Childhood sleep problems are common, and frequently reduce the wellbeing and functioning of both child and family. Sleep is a process vital to physical, mental, and emotional health throughout life. It is instrumental to cellular and tissue renewal, immunity, cognition, and behavioural regulation – among many other functions (1).
See out top 5 tips at the end of this article to help manage sleep issues and if you are interested in more detailed information about the research see our blog section on our website.
Sleep problems can be a medical issue (something wrong with the child like an ear infection for example) or behavioural in origin. The majority of childhood sleep problems are behavioural in origin and there are training techniques developed to help manage this. It is suggested that less than 5% of distressed infants have identifiable medical explanations for their crying (4). Initially these more severe issues need to be ruled out by a health practitioner.
Manual therapists offer a mix of health screening, education, advice, psychological support and touch therapy for these infants and parents. Manual treatment is based on the premise that infants may have musculoskeletal strains or limitations affecting comfort, feeding and gut motility causing distress (4). These issues are helped by managing musculoskeletal issue related to these factors. Many other related factors for unsettled infant behaviour have been explored including diet, developmental progress and parenting.
Medicalising these symptoms is controversial as they are seen as self-limiting with infants normally settling after 12 weeks (4). However, coping with these infants during this period can be very difficult. The consequences of having an excessively crying infant in the family are harmful to relationships and health. Excessive infant crying is associated with maternal issues such as depression, anxiety and loss of parenting confidence. It is also a common cause of early breastfeeding cessation and has been associated with severe infant injury or death as a result of abuse (5).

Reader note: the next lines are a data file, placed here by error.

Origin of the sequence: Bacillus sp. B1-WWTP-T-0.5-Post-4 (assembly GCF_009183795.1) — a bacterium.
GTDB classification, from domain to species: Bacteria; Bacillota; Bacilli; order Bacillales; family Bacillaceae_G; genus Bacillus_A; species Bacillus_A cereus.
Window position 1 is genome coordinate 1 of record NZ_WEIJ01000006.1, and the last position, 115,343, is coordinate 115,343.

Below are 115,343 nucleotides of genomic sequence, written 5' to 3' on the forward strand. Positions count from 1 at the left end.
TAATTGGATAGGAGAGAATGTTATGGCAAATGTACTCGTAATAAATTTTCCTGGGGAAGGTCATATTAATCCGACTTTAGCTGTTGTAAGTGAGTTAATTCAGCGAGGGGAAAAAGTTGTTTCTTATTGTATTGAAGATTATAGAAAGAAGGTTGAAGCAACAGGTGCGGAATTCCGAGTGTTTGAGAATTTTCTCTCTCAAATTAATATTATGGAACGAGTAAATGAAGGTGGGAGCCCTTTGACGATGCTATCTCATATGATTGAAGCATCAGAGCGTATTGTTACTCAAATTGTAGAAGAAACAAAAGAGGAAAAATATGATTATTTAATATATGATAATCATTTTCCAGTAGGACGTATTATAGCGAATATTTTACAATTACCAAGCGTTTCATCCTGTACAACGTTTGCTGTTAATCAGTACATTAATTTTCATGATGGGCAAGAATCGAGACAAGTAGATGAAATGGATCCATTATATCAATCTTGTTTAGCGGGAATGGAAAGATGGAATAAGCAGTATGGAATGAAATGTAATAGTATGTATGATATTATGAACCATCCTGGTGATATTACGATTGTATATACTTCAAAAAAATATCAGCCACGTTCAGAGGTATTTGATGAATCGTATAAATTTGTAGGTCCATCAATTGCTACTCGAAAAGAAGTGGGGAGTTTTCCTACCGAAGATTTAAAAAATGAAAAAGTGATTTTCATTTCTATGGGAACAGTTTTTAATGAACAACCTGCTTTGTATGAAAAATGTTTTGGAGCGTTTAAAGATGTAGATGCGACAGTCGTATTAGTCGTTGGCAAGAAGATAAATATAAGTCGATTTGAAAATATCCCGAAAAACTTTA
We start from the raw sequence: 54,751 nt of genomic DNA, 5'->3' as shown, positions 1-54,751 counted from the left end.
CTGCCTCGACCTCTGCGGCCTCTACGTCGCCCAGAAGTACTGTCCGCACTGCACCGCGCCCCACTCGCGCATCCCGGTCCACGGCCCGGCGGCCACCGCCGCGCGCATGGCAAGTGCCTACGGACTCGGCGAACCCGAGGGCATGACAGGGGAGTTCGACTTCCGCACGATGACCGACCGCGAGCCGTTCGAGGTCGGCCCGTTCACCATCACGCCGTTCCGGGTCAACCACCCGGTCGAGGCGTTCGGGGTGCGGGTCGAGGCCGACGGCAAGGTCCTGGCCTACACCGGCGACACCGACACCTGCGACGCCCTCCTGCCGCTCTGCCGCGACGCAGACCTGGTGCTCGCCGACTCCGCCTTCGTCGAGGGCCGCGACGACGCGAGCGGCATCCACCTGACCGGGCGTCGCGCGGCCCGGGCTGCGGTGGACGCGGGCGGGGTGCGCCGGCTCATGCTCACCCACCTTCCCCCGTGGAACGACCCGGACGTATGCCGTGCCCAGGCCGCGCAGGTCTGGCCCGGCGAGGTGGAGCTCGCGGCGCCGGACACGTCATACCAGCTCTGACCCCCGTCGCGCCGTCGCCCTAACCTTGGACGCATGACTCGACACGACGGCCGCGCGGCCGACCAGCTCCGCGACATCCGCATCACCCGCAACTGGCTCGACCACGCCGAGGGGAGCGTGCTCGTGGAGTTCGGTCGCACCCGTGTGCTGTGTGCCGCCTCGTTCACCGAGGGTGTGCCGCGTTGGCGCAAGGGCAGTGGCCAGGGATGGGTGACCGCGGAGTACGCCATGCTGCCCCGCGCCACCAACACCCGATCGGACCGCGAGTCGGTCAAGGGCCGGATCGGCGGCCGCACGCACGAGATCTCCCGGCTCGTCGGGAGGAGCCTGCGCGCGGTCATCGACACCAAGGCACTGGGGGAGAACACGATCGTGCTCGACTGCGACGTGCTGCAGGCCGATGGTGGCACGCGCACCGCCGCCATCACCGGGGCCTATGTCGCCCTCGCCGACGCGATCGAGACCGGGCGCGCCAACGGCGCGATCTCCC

Sleep in the first year of life is documented in the literature as an important process necessary for growth and neurodevelopment. As such, efforts should be made wherever possible to protect and preserve sleep. For healthy infants, this involves teaching parents the importance of sleep, as well as what to expect as sleep evolves. It is important for parents to help their infants develop self-soothing techniques, so that beginning at 3 months, infants can better consolidate sleep during the night (1).
Some tips for better management of sleep issues are:
First, ensure a consistent bedtime routine and good sleep hygiene. The latter includes:
For more details about where to get a referral for sleep training, or for more help managing problems related to musculoskeletal issues related to sleep comfort, contact us here at Sprouting Health.
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